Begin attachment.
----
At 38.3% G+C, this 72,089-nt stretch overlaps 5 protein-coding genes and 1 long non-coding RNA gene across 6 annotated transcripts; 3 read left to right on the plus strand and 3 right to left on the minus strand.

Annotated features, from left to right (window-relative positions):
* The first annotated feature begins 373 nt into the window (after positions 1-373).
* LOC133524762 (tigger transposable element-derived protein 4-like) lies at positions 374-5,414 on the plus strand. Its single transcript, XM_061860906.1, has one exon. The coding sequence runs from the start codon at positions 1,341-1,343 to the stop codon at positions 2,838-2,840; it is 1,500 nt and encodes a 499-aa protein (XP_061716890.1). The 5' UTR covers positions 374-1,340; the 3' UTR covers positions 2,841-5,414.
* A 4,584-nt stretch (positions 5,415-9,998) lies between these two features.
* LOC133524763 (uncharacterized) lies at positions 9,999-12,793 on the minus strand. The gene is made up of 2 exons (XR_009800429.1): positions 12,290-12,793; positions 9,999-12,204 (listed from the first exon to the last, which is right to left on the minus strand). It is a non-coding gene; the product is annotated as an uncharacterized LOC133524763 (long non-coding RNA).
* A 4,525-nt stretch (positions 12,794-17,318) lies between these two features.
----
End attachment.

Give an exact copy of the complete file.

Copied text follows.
At 38.3% G+C, this 72,089-nt stretch overlaps 5 protein-coding genes and 1 long non-coding RNA gene across 6 annotated transcripts; 3 read left to right on the plus strand and 3 right to left on the minus strand.

Annotated features, from left to right (window-relative positions):
* The first annotated feature begins 373 nt into the window (after positions 1-373).
* LOC133524762 (tigger transposable element-derived protein 4-like) lies at positions 374-5,414 on the plus strand. Its single transcript, XM_061860906.1, has one exon. The coding sequence runs from the start codon at positions 1,341-1,343 to the stop codon at positions 2,838-2,840; it is 1,500 nt and encodes a 499-aa protein (XP_061716890.1). The 5' UTR covers positions 374-1,340; the 3' UTR covers positions 2,841-5,414.
* A 4,584-nt stretch (positions 5,415-9,998) lies between these two features.
* LOC133524763 (uncharacterized) lies at positions 9,999-12,793 on the minus strand. The gene is made up of 2 exons (XR_009800429.1): positions 12,290-12,793; positions 9,999-12,204 (listed from the first exon to the last, which is right to left on the minus strand). It is a non-coding gene; the product is annotated as an uncharacterized LOC133524763 (long non-coding RNA).
* A 4,525-nt stretch (positions 12,794-17,318) lies between these two features.